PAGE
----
Lock (gray out) or hide unusable or fixed parameters. Graying out should be used if the parameter value is important even though it cannot be set; use hiding otherwise. Display the real values of locked parameters.
Please note that objects that have array value parameters don't work with the GDL Object Web Plugin.
If you want to use custom materials in more applications (ArchiCAD, Web Plug-in, GDL Explorer), define a text type parameter for the names of them.
3.2 2D model
Plan symbols have to be typical of the elements and have to be in compliance with national and international drawing standards.
Make plan symbols simple and recognizable for faster plan browsing.
Remember that the 2D model can display in the following contexts:
- floor plan
- the main goal for 2D model
- settings dialog
- the model works as a preview (128x128 pixel sized view!)
- section / elevation
- 2D object on a section drawing
- detail drawing
- the model is a part of a detail drawing
- feedback mode on floor plan / section drawing
- model must be simplyfied for quick generation
Only the necessary hotspots have to be shown on the symbol. The default hotspot has to be the typical point for placing the element (e.g., the center point of a column).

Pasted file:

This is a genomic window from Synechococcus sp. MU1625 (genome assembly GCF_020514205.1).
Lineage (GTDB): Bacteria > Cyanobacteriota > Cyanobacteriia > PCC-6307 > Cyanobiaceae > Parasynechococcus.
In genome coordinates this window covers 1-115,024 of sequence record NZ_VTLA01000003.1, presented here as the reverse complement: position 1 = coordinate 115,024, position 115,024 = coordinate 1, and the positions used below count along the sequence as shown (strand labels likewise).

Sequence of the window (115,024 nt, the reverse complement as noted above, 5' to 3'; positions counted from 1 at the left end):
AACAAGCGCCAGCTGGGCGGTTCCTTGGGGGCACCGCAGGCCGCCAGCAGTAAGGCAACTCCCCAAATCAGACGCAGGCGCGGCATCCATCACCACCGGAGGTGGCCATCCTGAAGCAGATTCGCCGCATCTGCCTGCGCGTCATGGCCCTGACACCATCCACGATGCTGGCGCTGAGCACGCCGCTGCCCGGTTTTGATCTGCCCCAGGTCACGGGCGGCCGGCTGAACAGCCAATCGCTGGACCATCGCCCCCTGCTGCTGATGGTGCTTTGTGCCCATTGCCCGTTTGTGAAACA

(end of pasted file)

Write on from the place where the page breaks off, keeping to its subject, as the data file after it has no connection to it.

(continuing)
Make elements' hotspots editable on 2D plan and in 3D view when it is reasonable.
From ArchiCAD 9 on you can add status lines to the 2D model of your objects. Use this option for a good reason only since it slows down the work with the library part in 2D (f.ex. place status line on the axis of the handrail of a stair but don't place status lines on the edge of each step).
Create background fills for all the objects to hide fills and zones under their symbol. Make the background fill type, pen and contour pen adjustable. The user can set transparent fill when it is desired (it may be the default, too).
Plan symbols have to be scale-sensitive whenever possible (typically doors and windows). Custom linetypes, fills and texts can be defined scale sensitive or scale independent. Take this into consideration when making plan symbols.
Avoid placing texts in the binary 2D symbol (especially error messages) in order to make localization easier. Use a 2D script for defining texts in order to make them scale sensitive.
Always check whether the plan symbol covers the 3D model.